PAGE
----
The building had been erected, in part, as a refuge: “The owners had been so fearful, after the Great Fire, that it was built as a house that wouldn’t burn down. The Lake, so beautiful to us now, was filthy then, and the smell of the stockyards was in the air. The owners were protecting themselves. At night it is all lit up in splendor but the daytime palette was often somber,” she shares.
Boustead says that the videos are meant to stand alone and each be enjoyable individually: “We have shot five sites and completed four of them. So far we’re mainly commissioning composers with whom we’ve worked in the past, but we’ll open that up to a submission process in the future. We hope to complete the funding process and produce more segments, hopefully by fall.”
Ultimately, each video will combine narrative about the space with conversation from the composer about how the space inspired them. Then all background sounds fade away, leaving the piece performed against the backdrop of the space, all exquisitely shot.
“Our production team does a great job lingering on details and following the narrative arc of the piece with the photography,” he says. “We stay away from any scientific or technical aspects of music and architecture and focus on emotionality instead. Each space is an immersion into a totally different world.”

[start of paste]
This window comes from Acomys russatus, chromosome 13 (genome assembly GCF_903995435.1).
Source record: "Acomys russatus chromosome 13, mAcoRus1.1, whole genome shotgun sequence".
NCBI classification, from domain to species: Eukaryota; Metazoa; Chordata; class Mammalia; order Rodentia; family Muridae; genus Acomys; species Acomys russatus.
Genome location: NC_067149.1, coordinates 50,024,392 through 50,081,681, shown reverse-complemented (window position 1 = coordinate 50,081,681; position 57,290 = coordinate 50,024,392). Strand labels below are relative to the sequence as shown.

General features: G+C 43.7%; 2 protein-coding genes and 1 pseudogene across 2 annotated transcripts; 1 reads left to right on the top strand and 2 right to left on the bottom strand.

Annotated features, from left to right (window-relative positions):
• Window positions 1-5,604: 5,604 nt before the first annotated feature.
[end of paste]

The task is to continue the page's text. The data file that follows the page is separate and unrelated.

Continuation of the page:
Having grown up close to St. Louis, Boustead marveled at architect Eero Saarinen’s epochal Arch. When Saarinen’s TWA flight center was transformed into a hotel at JFK in 2019, Boustead was there at its opening, having been one of four asked to compose music for the occasion. The mid-century modern hotel today has a skating arena, a rooftop swimming pool, an aviation museum, and a cocktail lounge nicknamed Connie for the Lockheed Constellation that sits just outside.
In the TWA video, Boustead talks with Michigan-born composer Stephanie Ann Boyd aboard the Connie. As a young violinist she had performed at Saarinen’s School of Music at the University of Michigan and was thrilled when invited to compose a piece for the opening of the TWA Hotel.